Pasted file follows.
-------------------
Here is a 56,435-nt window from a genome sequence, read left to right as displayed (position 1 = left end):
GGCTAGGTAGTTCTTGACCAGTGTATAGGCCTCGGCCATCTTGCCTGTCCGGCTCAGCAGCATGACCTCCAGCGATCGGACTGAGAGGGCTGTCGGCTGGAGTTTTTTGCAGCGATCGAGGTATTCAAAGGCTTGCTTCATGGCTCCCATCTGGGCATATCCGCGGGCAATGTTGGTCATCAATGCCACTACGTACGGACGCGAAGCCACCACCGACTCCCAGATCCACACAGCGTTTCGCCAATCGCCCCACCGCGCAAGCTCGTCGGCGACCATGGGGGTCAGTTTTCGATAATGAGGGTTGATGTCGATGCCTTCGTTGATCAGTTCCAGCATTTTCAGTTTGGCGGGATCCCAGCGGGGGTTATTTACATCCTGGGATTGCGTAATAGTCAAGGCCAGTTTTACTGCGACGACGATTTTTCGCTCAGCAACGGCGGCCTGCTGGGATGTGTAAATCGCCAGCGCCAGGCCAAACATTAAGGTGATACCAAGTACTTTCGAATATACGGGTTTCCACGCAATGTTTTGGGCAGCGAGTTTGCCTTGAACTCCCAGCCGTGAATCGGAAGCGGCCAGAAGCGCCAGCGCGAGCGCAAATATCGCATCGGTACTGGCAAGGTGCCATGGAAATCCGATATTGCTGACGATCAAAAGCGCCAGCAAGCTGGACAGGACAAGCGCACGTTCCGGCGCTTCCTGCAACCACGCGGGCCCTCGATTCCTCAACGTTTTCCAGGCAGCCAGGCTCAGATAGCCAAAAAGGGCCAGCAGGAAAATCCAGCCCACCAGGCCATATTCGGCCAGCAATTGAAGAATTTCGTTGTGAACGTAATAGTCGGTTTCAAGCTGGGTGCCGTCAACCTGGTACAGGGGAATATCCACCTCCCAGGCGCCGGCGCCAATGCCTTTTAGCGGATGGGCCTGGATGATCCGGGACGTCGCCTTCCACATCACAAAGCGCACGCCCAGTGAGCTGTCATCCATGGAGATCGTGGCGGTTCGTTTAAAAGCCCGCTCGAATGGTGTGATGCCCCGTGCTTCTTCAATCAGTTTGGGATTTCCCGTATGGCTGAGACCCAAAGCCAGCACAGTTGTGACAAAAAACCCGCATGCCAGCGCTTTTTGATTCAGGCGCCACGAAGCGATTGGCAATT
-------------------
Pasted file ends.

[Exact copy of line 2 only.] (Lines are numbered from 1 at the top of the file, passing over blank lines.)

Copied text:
GGCTAGGTAGTTCTTGACCAGTGTATAGGCCTCGGCCATCTTGCCTGTCCGGCTCAGCAGCATGACCTCCAGCGATCGGACTGAGAGGGCTGTCGGCTGGAGTTTTTTGCAGCGATCGAGGTATTCAAAGGCTTGCTTCATGGCTCCCATCTGGGCATATCCGCGGGCAATGTTGGTCATCAATGCCACTACGTACGGACGCGAAGCCACCACCGACTCCCAGATCCACACAGCGTTTCGCCAATCGCCCCACCGCGCAAGCTCGTCGGCGACCATGGGGGTCAGTTTTCGATAATGAGGGTTGATGTCGATGCCTTCGTTGATCAGTTCCAGCATTTTCAGTTTGGCGGGATCCCAGCGGGGGTTATTTACATCCTGGGATTGCGTAATAGTCAAGGCCAGTTTTACTGCGACGACGATTTTTCGCTCAGCAACGGCGGCCTGCTGGGATGTGTAAATCGCCAGCGCCAGGCCAAACATTAAGGTGATACCAAGTACTTTCGAATATACGGGTTTCCACGCAATGTTTTGGGCAGCGAGTTTGCCTTGAACTCCCAGCCGTGAATCGGAAGCGGCCAGAAGCGCCAGCGCGAGCGCAAATATCGCATCGGTACTGGCAAGGTGCCATGGAAATCCGATATTGCTGACGATCAAAAGCGCCAGCAAGCTGGACAGGACAAGCGCACGTTCCGGCGCTTCCTGCAACCACGCGGGCCCTCGATTCCTCAACGTTTTCCAGGCAGCCAGGCTCAGATAGCCAAAAAGGGCCAGCAGGAAAATCCAGCCCACCAGGCCATATTCGGCCAGCAATTGAAGAATTTCGTTGTGAACGTAATAGTCGGTTTCAAGCTGGGTGCCGTCAACCTGGTACAGGGGAATATCCACCTCCCAGGCGCCGGCGCCAATGCCTTTTAGCGGATGGGCCTGGATGATCCGGGACGTCGCCTTCCACATCACAAAGCGCACGCCCAGTGAGCTGTCATCCATGGAGATCGTGGCGGTTCGTTTAAAAGCCCGCTCGAATGGTGTGATGCCCCGTGCTTCTTCAATCAGTTTGGGATTTCCCGTATGGCTGAGACCCAAAGCCAGCACAGTTGTGACAAAAAACCCGCATGCCAGCGCTTTTTGATTCAGGCGCCACGAAGCGATTGGCAATT